Editor’s Note: Around the World is a semi-regular series in which The Pitt News breaks down world news with the help of local experts to give you the low down on what’s going on internationally. In this installment, The Pitt News spoke with Pitt history professor George Reid Andrews, Pitt political science professor Michael Mackenzie and co-director of Conflict Kitchen, Dawn Weleski, to take a look at the United States’ and Cuba’s mended relations.
Following decades of distrust and bad relations, the United States and Cuba have begun to rebuild relations from the ground up.
President Barack Obama and Raul Castro agreed to reopen political ties between the democratic nation and the communist country on Dec. 17, 2014. Over a year later on July 17, 2015, the Senate lifted travel restrictions to and from the country. Although the economic embargo is still in place, the Cuban government has taken steps that seem to foster goodwill, including releasing 53 political prisoners.
Additionally, American airlines now have access to Cuba, and tourists can now use American credit cards and American insurance while in Cuba.
“These two nations don’t know a whole lot about each other after 50 years. It can only be a good thing,” said George Reid Andrews, a history professor at Pitt.
According to Andrews, the feud started in 1960 when Cuba’s government became more socialist and seized private land from Cuban and U.S. citizens. After overthrowing the previous dictator, Fidel Castro raised taxes on U.S. imports. In response to the threat that the Cuban government posed, the United States enacted an economic blockade on Cuba.
Until its dissolution in the ’90s, the Soviet Union, another communist nation, supported Cuba. The Soviet Union was Cuba’s main source of trade — providing Cuba with oil at prices lower than the regular market rate and giving Cuba the option of selling the oil to other nations.
After the Soviet Union disbanded, Andrews said Cuba struggled under their shortage of resources.
In 1961, tensions escalated when the Unites States attempted to invade Cuba. Following this attack, Cuba allowed the Soviet Union to build a missile base on their land. In 1962, the United States responded with a 14-day standoff — the United States surrounded the island with naval ships until Cuba agreed to remove the missile base. Since then, and until recently, relations between the United States and Cuba have remained heated, according to Andrews.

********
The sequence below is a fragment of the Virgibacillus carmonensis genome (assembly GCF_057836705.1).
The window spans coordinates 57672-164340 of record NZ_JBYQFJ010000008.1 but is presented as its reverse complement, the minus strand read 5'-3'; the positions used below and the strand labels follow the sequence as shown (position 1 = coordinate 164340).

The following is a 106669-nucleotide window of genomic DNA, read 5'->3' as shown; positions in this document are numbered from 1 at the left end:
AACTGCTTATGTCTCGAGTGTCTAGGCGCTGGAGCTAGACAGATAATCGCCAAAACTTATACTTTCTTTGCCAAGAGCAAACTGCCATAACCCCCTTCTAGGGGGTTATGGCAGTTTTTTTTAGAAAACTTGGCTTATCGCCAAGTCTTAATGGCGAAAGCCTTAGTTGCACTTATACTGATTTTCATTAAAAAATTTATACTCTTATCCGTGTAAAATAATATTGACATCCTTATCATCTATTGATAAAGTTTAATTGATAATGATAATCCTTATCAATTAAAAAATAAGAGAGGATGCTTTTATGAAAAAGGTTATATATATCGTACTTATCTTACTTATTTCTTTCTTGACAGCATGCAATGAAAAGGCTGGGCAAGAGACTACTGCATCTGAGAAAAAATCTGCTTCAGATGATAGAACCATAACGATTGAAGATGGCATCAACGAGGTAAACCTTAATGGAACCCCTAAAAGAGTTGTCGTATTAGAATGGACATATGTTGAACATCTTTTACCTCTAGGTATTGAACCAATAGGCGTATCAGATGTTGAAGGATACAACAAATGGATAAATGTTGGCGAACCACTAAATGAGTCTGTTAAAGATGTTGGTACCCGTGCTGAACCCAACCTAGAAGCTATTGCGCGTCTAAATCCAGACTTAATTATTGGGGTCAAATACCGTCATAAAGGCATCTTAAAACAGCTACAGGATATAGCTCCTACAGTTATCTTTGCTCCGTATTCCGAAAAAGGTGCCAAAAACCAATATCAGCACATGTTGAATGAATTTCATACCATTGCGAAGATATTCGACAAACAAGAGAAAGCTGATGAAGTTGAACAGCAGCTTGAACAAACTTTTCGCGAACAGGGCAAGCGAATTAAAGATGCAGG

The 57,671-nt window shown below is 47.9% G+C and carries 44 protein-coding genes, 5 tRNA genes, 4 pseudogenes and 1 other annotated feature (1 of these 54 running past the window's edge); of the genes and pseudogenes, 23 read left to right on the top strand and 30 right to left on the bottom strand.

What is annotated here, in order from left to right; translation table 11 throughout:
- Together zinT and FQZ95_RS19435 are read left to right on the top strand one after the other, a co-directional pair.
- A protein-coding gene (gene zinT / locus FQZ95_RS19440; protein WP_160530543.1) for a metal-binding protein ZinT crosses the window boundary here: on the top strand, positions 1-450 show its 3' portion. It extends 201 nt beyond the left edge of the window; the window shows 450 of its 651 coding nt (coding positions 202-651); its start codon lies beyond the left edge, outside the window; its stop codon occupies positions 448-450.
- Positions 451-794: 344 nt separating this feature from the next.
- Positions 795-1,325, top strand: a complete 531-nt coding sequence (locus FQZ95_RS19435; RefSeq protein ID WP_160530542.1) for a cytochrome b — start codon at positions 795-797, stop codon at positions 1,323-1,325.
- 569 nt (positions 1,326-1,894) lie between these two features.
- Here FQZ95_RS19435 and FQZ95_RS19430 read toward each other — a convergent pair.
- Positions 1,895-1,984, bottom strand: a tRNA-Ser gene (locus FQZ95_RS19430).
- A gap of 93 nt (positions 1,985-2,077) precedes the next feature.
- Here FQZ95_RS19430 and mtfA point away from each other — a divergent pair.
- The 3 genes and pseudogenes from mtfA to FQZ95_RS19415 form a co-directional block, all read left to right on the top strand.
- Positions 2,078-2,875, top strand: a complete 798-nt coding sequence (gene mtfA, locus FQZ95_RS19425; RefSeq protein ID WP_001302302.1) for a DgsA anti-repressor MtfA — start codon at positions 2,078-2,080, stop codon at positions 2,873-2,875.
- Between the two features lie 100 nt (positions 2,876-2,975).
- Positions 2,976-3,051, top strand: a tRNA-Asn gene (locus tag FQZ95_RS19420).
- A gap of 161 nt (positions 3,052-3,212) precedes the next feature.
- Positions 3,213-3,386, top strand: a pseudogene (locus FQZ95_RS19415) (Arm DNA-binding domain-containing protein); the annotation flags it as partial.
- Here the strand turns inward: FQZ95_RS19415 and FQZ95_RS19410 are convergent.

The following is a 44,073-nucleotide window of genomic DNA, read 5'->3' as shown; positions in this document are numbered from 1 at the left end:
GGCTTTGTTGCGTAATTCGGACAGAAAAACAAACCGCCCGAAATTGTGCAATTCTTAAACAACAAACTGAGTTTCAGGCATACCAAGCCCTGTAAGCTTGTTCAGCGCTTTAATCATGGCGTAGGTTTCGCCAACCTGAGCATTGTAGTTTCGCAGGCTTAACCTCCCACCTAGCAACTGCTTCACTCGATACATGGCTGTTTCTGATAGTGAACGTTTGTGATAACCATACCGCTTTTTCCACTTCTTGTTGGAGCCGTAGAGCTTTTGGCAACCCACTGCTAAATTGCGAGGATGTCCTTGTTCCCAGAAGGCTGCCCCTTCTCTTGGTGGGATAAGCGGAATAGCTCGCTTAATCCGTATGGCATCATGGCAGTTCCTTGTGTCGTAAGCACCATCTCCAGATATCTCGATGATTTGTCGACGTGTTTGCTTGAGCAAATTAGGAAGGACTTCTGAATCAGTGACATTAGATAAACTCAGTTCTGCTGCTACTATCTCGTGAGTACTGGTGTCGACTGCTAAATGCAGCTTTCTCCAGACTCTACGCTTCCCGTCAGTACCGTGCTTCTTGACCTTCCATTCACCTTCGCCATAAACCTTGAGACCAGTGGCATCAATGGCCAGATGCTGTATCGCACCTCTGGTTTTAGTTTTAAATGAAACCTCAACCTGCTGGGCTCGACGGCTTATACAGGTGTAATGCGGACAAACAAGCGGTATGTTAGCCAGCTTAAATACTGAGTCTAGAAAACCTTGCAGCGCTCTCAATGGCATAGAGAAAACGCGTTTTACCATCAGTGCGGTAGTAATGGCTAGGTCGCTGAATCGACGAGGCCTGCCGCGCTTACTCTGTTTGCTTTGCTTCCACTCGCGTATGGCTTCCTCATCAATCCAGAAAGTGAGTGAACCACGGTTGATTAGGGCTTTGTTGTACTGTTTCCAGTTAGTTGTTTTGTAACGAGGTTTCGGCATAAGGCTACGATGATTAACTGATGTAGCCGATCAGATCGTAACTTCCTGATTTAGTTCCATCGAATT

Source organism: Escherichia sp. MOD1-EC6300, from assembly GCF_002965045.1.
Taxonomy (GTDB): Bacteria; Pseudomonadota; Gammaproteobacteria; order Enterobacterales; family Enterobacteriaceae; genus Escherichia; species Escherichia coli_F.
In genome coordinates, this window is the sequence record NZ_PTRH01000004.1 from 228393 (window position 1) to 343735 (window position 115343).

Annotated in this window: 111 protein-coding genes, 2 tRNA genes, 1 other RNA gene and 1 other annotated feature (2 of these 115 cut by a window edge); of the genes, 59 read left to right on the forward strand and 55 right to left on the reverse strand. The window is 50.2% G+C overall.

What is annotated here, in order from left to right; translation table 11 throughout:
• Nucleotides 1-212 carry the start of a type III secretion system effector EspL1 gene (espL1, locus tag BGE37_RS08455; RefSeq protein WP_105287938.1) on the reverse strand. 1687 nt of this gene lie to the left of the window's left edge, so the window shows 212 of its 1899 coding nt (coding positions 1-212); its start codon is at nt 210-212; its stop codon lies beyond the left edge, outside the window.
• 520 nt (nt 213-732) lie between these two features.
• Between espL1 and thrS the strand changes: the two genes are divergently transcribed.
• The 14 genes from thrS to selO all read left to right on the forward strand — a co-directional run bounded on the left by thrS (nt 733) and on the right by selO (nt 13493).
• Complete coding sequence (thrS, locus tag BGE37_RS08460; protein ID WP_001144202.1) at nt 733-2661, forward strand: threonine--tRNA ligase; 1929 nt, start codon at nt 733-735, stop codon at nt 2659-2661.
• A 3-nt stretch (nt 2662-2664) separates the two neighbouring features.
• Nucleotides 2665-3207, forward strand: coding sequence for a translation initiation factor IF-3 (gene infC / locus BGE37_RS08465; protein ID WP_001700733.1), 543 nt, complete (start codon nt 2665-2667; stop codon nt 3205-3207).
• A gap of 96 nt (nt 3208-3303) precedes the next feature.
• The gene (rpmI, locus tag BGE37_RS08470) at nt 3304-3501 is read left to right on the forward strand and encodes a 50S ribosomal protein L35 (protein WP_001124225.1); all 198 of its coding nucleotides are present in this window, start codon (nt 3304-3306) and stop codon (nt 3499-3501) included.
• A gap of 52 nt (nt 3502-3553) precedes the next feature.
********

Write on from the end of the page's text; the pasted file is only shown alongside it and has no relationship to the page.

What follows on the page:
For Michael Mackenzie, a political science professor at Pitt, who visited Cuba in 2009, day-to-day life in Cuba was not that different from life in the United States.
“I had few interactions with government officials, and I witnessed no government oppression directly,” Mackenzie said. “But political activists are monitored and sometimes detained. It is reasonable to assume that many Cubans live with that thought in mind.”
“Society functions reasonably well, at least on the surface,” Mackenzie said.
He was impressed by the public transit system, which ran on buses donated from China that are better than the buses in the United States. But Mackenzie heard in 2012 that this beautifully crafted system crumbled quickly under the communist government.
“My friends warned me that the government would be unable to maintain the donated buses, and the system would, over time, function less and less … Apparently this is exactly what happened,” Mackenzie said.
Since Obama became President, the United States no longer sees Cuba as a threat, but Mackenzie worries that maintaining such harsh restrictions on Cuban tourism could make the United States look “vindictive.”
Mackenzie said the opening of tourism will help both countries immensely. Tourism to Cuba will help boost its economy and tourism to America will boost its world reputation. An improved relationship with Cuba could lead to an improved reputation for the United States.
Andrews sees another potential benefit for Americans in the form of education in several different facets, from environmental resources to historical places to political ties.
“It’s especially interesting to go see a nation which has been working very hard over the past 50 years to achieve socialism,” Andrews said. “It’s an important part of history and it’s good to see it while it’s still operating.”
Conflict Kitchen, a restaurant that features food inspired by countries the United States is in conflict with, is now offering Cuban menu items like fried plantains and lechon asado, slow-roasted pork marinated in a Cuban mojo sauce.
When Dawn Weleski, co-director of Conflict Kitchen, visited Cuba in 2012 to learn about the culture in preparation for Conflict Kitchen’s Cuban iteration, she was surprised to see that the turmoil of the 1990s and early 2000s had not completely subsided. Milk and bread were scarce, and the little bread available was of low quality.
Although some foods were low in supply, others were in abundance, and Cubans were able to open restaurants within their homes, called paladars, where they served traditional recipes to customers — often tourists — in their living rooms.
“It’s one of those things that’s kind of allowable where the government turns their head to private businesses,” Weleski said.
For Weleski, the highlights of Cuban life came when walking down the streets, where she saw men playing dominoes in the alleys and heard music thumping from the old-fashioned taxi cabs.
“There’s such an exoticization of what Cuba is and the idea of Cuba … and that creates a sort of curiosity,” Weleski said. “But actually visiting there and speaking with people about their everyday lives is an entirely different thing.”